Brazil, a country of 212 million people, currently has 1.2 million people without access to safe water and another 20 million without access to improved sanitation, as confirmed by Water.org. Inequalities in both access to water and sanitation are impacted by varying levels of economic development – both in rural and urban areas. In rural areas, like where Maria lives, this means living without a flushable toilet or running water in her home, and generally higher rates of disease and infant mortality than in regulated urban areas. As unemployment grows, more move to the favelas of Brazil.
This is what happened to Maria and her son, Rafael, who now live in a favela just outside Sao Paulo. Up until the pandemic, Maria worked as a housekeeper at a local hotel. In the early months of the pandemic lock downs, many employees were laid off – Maria being one of them. She quickly fell behind on her bills and was evicted from her home. Her only option was to move her family to a nearby favela. In their new home, they were even more aware of the immense gap between rich and poor that has led to extreme differences in quality of living.
Things like climate change, how land is used, the quantity of water used for irrigation, and pollution heavily influence the availability of fresh water. Water scarcity is further impacted by situations such as population growth in urban areas and deficient sewage systems. Lower-income communities tend to be most affected and their health suffers as a result.
The Importance of Handwashing
Hygiene products such as hand sanitizer, are sold out in most stores as well. Residents literally have to fight for the right to wash their hands. Maria, Rafael, and others in their community are among those who struggle to find hand sanitizer, and sometimes soap. Maria is aware of the dangers the pandemic poses, and is knowledgeable of good handwashing practices. Since soap is hard to come by, Maria must severely ration their supply for as long as she can.
According to The Harvard Gazette, washing hands with water and soap for at least 20 seconds creates friction that lifts and washes away microbes from the skin. WHO (World Health Organization) claims that properly washing your hands can prevent around half of all preventable infections, including COVID-19.
However, many people do not properly wash their hands – or are not able to do so during important times (such as after using the restroom or before preparing food). In Brazil, around 35 million people are unable to stay home and practice appropriate hand hygiene for their homes are without flushable toilets or running water. While many residents of favelas are mindful of safeguards to prevent getting sick, unreliable access to water makes them more susceptible to the virus.
This is what Maria and Rafael face in their home. Because there is no running water, she must make a somewhat treacherous journey, multiple times a day to access freshwater. Carrying the water back home is difficult for Maria. She must carry the water up a steep hill; on a good day she makes this trip 3 times. Around the world, in countries that encounter water scarcity, organizations such as Children International and the World Bank Group have made headway in combating COVID-19 by educating parents and children on the importance of routine hand washing and by securing fixed and portable handwashing facilities, soap or alcohol-based hand rubs, and reliable water supplies within various communities.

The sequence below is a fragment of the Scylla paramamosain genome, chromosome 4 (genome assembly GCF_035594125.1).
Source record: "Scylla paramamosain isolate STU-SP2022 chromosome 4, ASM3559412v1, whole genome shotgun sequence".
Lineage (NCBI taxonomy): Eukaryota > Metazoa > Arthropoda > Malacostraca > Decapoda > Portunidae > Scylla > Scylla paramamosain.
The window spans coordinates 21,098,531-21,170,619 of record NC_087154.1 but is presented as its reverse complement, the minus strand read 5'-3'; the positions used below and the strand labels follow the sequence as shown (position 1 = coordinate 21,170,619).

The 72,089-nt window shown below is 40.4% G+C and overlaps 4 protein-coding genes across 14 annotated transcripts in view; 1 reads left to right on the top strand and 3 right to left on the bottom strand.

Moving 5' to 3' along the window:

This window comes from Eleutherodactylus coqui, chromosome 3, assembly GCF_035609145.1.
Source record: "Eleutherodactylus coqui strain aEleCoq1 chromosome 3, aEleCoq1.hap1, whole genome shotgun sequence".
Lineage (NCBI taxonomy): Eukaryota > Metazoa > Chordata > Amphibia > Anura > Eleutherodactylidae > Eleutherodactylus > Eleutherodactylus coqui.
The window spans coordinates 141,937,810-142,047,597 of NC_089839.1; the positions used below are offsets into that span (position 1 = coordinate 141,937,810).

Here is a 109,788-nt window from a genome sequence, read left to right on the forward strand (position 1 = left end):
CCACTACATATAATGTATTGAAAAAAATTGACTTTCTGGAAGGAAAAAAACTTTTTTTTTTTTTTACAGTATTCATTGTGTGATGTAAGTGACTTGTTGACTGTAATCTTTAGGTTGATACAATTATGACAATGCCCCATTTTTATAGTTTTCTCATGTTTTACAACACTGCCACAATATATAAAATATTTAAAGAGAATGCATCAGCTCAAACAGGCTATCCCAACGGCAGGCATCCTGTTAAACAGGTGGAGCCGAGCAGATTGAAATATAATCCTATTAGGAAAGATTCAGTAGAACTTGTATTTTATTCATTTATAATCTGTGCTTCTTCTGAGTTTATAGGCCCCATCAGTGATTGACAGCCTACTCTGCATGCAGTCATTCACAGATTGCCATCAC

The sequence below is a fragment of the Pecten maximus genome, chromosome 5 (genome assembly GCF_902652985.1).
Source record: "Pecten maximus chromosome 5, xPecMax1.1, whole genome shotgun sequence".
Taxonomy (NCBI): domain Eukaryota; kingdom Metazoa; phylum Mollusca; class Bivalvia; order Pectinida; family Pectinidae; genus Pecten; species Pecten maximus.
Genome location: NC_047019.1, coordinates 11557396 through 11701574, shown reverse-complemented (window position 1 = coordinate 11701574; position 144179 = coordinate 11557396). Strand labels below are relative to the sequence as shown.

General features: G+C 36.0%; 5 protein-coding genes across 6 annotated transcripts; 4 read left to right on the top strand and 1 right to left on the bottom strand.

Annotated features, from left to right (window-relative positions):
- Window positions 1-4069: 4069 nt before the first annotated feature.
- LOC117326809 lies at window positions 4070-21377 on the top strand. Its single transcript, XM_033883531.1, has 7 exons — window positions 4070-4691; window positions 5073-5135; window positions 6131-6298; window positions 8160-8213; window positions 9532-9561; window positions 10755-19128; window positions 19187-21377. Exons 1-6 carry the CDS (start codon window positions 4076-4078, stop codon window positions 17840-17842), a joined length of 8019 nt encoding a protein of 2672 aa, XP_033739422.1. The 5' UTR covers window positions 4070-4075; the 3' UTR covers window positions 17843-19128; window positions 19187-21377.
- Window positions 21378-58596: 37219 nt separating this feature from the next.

Reliable Access to WASH Services
Reliable access to WASH services is essential in containing and preventing transmission of diseases, including COVID-19. Preventing illness and their complications is not only cheaper for health systems, but also essential in ensuring their future. Combating the spread of antimicrobial resistance with proper handwashing and immunization helps to further reduce the burden on healthcare systems. Measures such as vaccination, diagnostic screening, and behavioral and lifestyle changes can reduce the need for hospital care and treatment while greatly improving disease outcomes.
Even though it is now common knowledge that prevention is the best way to fight pandemics like COVID-19, less than 3% of health budgets are dedicated to preventive measures, even in the higher-income countries like the United States. The inconsistency of clean water for many Brazilians makes handwashing a challenge. Residents of favelas wait on the government to make repairs, such as installing water tanks or sanitation systems, with the most vulnerable depending on support from their neighbors.
A Hopeful Future
Thankfully neither Maria nor Rafael have had COVID-19, but they have seen many in their community suffer. Maintaining, and in some cases implementing, public health infrastructure are among the greatest cost-efficient approaches in developing pandemic preparations, particularly in resource-constrained communities.
When families have running water in their homes and a flushing toilet, they are able to properly dispose of waste and practice proper hand hygiene. If WASH services and infrastructure are properly controlled during the recovery phase of a disease outbreak, secondary impacts like supply chain disruptions or panic-buying may be prevented. If not properly managed, these secondary impacts may amplify further the risks associated with water borne illnesses, in addition to COVID-19 (World Bank, 2020).